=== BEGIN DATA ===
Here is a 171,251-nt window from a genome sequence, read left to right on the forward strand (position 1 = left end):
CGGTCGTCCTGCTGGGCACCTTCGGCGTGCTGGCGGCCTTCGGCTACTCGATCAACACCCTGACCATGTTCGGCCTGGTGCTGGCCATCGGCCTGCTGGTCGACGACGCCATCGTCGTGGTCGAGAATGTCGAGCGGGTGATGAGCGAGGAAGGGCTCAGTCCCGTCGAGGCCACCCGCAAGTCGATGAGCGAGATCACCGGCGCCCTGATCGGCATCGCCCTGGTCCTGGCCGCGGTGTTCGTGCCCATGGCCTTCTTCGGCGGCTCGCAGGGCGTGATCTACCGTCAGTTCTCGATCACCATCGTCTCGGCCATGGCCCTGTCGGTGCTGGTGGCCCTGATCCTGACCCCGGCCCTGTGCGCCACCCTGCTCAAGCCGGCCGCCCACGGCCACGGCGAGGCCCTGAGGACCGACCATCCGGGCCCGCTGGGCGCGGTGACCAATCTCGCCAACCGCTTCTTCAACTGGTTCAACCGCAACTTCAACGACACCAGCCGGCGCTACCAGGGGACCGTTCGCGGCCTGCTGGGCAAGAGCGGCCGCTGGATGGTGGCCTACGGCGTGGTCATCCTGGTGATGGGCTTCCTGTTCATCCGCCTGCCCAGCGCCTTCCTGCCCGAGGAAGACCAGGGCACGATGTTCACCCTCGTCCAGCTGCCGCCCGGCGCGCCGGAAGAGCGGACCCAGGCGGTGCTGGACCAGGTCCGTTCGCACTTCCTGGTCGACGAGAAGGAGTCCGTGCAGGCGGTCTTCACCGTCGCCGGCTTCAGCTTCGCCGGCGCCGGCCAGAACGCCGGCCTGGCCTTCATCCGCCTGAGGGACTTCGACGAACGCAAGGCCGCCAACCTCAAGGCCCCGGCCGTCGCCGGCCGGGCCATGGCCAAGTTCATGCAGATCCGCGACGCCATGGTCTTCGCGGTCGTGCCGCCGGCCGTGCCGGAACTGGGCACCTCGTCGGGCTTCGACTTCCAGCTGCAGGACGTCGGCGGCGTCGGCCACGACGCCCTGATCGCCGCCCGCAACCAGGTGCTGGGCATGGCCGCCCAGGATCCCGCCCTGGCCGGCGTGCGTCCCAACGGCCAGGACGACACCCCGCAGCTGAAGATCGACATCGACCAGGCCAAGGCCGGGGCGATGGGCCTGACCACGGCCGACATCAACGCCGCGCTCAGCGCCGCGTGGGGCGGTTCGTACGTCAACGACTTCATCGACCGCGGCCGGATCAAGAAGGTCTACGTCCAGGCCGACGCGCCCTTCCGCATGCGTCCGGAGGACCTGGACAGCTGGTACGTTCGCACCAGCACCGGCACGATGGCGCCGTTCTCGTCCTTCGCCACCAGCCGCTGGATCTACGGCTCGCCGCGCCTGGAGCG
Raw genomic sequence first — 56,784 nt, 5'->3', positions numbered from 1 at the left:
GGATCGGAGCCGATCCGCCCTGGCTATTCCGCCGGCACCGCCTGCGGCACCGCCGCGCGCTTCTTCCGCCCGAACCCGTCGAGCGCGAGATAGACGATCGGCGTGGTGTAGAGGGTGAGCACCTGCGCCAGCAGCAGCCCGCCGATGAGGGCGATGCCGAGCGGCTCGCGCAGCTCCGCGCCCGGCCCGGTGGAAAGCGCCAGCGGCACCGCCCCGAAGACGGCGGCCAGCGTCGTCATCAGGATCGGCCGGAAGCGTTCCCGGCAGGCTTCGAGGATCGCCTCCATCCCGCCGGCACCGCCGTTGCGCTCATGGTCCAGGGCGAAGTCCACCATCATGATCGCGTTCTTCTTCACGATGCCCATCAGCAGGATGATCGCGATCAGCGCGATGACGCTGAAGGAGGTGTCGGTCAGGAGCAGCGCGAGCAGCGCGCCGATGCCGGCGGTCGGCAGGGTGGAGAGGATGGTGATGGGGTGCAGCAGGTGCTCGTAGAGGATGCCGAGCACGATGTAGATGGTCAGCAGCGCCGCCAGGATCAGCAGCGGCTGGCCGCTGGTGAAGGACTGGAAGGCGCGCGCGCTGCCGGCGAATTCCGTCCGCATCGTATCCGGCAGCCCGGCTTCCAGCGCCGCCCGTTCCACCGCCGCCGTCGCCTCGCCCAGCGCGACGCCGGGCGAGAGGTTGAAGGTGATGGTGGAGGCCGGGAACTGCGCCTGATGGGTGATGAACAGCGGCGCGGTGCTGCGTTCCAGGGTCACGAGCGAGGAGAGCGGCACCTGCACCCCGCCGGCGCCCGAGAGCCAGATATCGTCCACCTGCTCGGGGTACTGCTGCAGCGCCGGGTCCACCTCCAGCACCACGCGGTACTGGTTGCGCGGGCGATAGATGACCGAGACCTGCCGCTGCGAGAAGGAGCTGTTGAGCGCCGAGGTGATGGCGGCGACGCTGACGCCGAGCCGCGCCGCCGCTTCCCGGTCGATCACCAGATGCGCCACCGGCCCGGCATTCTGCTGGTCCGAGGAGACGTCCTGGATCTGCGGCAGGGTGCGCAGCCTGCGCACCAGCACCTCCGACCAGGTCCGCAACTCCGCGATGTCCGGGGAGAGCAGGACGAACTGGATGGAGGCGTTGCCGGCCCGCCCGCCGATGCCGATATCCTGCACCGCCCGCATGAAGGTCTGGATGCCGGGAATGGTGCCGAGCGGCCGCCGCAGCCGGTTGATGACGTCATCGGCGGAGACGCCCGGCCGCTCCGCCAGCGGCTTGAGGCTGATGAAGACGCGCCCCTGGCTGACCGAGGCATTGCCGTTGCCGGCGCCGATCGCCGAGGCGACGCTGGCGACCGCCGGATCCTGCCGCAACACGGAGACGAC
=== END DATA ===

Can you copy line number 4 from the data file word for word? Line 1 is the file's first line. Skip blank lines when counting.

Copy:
GGATCGGAGCCGATCCGCCCTGGCTATTCCGCCGGCACCGCCTGCGGCACCGCCGCGCGCTTCTTCCGCCCGAACCCGTCGAGCGCGAGATAGACGATCGGCGTGGTGTAGAGGGTGAGCACCTGCGCCAGCAGCAGCCCGCCGATGAGGGCGATGCCGAGCGGCTCGCGCAGCTCCGCGCCCGGCCCGGTGGAAAGCGCCAGCGGCACCGCCCCGAAGACGGCGGCCAGCGTCGTCATCAGGATCGGCCGGAAGCGTTCCCGGCAGGCTTCGAGGATCGCCTCCATCCCGCCGGCACCGCCGTTGCGCTCATGGTCCAGGGCGAAGTCCACCATCATGATCGCGTTCTTCTTCACGATGCCCATCAGCAGGATGATCGCGATCAGCGCGATGACGCTGAAGGAGGTGTCGGTCAGGAGCAGCGCGAGCAGCGCGCCGATGCCGGCGGTCGGCAGGGTGGAGAGGATGGTGATGGGGTGCAGCAGGTGCTCGTAGAGGATGCCGAGCACGATGTAGATGGTCAGCAGCGCCGCCAGGATCAGCAGCGGCTGGCCGCTGGTGAAGGACTGGAAGGCGCGCGCGCTGCCGGCGAATTCCGTCCGCATCGTATCCGGCAGCCCGGCTTCCAGCGCCGCCCGTTCCACCGCCGCCGTCGCCTCGCCCAGCGCGACGCCGGGCGAGAGGTTGAAGGTGATGGTGGAGGCCGGGAACTGCGCCTGATGGGTGATGAACAGCGGCGCGGTGCTGCGTTCCAGGGTCACGAGCGAGGAGAGCGGCACCTGCACCCCGCCGGCGCCCGAGAGCCAGATATCGTCCACCTGCTCGGGGTACTGCTGCAGCGCCGGGTCCACCTCCAGCACCACGCGGTACTGGTTGCGCGGGCGATAGATGACCGAGACCTGCCGCTGCGAGAAGGAGCTGTTGAGCGCCGAGGTGATGGCGGCGACGCTGACGCCGAGCCGCGCCGCCGCTTCCCGGTCGATCACCAGATGCGCCACCGGCCCGGCATTCTGCTGGTCCGAGGAGACGTCCTGGATCTGCGGCAGGGTGCGCAGCCTGCGCACCAGCACCTCCGACCAGGTCCGCAACTCCGCGATGTCCGGGGAGAGCAGGACGAACTGGATGGAGGCGTTGCCGGCCCGCCCGCCGATGCCGATATCCTGCACCGCCCGCATGAAGGTCTGGATGCCGGGAATGGTGCCGAGCGGCCGCCGCAGCCGGTTGATGACGTCATCGGCGGAGACGCCCGGCCGCTCCGCCAGCGGCTTGAGGCTGATGAAGACGCGCCCCTGGCTGACCGAGGCATTGCCGTTGCCGGCGCCGATCGCCGAGGCGACGCTGGCGACCGCCGGATCCTGCCGCAACACGGAGACGAC